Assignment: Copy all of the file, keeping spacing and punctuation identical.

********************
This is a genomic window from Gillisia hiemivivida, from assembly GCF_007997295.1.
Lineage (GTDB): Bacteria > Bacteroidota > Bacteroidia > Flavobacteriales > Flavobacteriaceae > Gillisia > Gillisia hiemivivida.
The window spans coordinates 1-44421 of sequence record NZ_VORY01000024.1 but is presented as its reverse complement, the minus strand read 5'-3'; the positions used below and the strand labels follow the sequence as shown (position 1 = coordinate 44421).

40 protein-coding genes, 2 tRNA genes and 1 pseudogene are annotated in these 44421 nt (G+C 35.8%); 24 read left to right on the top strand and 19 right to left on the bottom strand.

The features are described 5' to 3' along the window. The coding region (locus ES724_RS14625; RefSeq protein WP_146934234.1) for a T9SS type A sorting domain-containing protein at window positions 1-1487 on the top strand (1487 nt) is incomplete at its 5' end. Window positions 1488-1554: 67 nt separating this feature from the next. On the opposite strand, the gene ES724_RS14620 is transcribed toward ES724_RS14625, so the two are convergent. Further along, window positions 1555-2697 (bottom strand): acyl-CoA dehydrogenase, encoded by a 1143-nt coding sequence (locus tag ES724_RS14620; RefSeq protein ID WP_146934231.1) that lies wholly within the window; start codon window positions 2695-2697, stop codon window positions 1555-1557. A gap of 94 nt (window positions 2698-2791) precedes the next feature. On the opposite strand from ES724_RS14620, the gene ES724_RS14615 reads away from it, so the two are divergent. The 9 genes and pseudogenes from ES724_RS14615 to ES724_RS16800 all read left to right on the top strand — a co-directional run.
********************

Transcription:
This is a genomic window from Gillisia hiemivivida, from assembly GCF_007997295.1.
Lineage (GTDB): Bacteria > Bacteroidota > Bacteroidia > Flavobacteriales > Flavobacteriaceae > Gillisia > Gillisia hiemivivida.
The window spans coordinates 1-44421 of sequence record NZ_VORY01000024.1 but is presented as its reverse complement, the minus strand read 5'-3'; the positions used below and the strand labels follow the sequence as shown (position 1 = coordinate 44421).

40 protein-coding genes, 2 tRNA genes and 1 pseudogene are annotated in these 44421 nt (G+C 35.8%); 24 read left to right on the top strand and 19 right to left on the bottom strand.

The features are described 5' to 3' along the window. The coding region (locus ES724_RS14625; RefSeq protein WP_146934234.1) for a T9SS type A sorting domain-containing protein at window positions 1-1487 on the top strand (1487 nt) is incomplete at its 5' end. Window positions 1488-1554: 67 nt separating this feature from the next. On the opposite strand, the gene ES724_RS14620 is transcribed toward ES724_RS14625, so the two are convergent. Further along, window positions 1555-2697 (bottom strand): acyl-CoA dehydrogenase, encoded by a 1143-nt coding sequence (locus tag ES724_RS14620; RefSeq protein ID WP_146934231.1) that lies wholly within the window; start codon window positions 2695-2697, stop codon window positions 1555-1557. A gap of 94 nt (window positions 2698-2791) precedes the next feature. On the opposite strand from ES724_RS14620, the gene ES724_RS14615 reads away from it, so the two are divergent. The 9 genes and pseudogenes from ES724_RS14615 to ES724_RS16800 all read left to right on the top strand — a co-directional run.